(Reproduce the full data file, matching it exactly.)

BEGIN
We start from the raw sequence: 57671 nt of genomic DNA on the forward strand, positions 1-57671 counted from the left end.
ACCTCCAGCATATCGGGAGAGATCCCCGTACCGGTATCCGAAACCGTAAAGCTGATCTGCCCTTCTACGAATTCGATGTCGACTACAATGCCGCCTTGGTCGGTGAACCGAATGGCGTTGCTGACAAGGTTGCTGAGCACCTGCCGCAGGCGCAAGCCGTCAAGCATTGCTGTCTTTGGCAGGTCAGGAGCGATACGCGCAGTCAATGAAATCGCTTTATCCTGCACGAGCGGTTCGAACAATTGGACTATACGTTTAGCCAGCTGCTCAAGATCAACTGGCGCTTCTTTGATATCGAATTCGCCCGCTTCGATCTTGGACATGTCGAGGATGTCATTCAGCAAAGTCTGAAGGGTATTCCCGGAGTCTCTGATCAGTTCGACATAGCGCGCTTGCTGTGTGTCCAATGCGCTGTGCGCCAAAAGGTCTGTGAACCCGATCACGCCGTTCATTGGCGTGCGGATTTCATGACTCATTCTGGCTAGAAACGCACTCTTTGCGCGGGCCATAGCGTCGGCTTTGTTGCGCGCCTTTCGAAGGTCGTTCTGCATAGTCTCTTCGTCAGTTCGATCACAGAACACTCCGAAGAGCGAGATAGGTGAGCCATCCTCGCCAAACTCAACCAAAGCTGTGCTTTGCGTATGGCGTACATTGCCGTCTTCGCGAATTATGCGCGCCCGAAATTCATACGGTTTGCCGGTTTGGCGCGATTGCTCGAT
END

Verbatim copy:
We start from the raw sequence: 57671 nt of genomic DNA on the forward strand, positions 1-57671 counted from the left end.
ACCTCCAGCATATCGGGAGAGATCCCCGTACCGGTATCCGAAACCGTAAAGCTGATCTGCCCTTCTACGAATTCGATGTCGACTACAATGCCGCCTTGGTCGGTGAACCGAATGGCGTTGCTGACAAGGTTGCTGAGCACCTGCCGCAGGCGCAAGCCGTCAAGCATTGCTGTCTTTGGCAGGTCAGGAGCGATACGCGCAGTCAATGAAATCGCTTTATCCTGCACGAGCGGTTCGAACAATTGGACTATACGTTTAGCCAGCTGCTCAAGATCAACTGGCGCTTCTTTGATATCGAATTCGCCCGCTTCGATCTTGGACATGTCGAGGATGTCATTCAGCAAAGTCTGAAGGGTATTCCCGGAGTCTCTGATCAGTTCGACATAGCGCGCTTGCTGTGTGTCCAATGCGCTGTGCGCCAAAAGGTCTGTGAACCCGATCACGCCGTTCATTGGCGTGCGGATTTCATGACTCATTCTGGCTAGAAACGCACTCTTTGCGCGGGCCATAGCGTCGGCTTTGTTGCGCGCCTTTCGAAGGTCGTTCTGCATAGTCTCTTCGTCAGTTCGATCACAGAACACTCCGAAGAGCGAGATAGGTGAGCCATCCTCGCCAAACTCAACCAAAGCTGTGCTTTGCGTATGGCGTACATTGCCGTCTTCGCGAATTATGCGCGCCCGAAATTCATACGGTTTGCCGGTTTGGCGCGATTGCTCGAT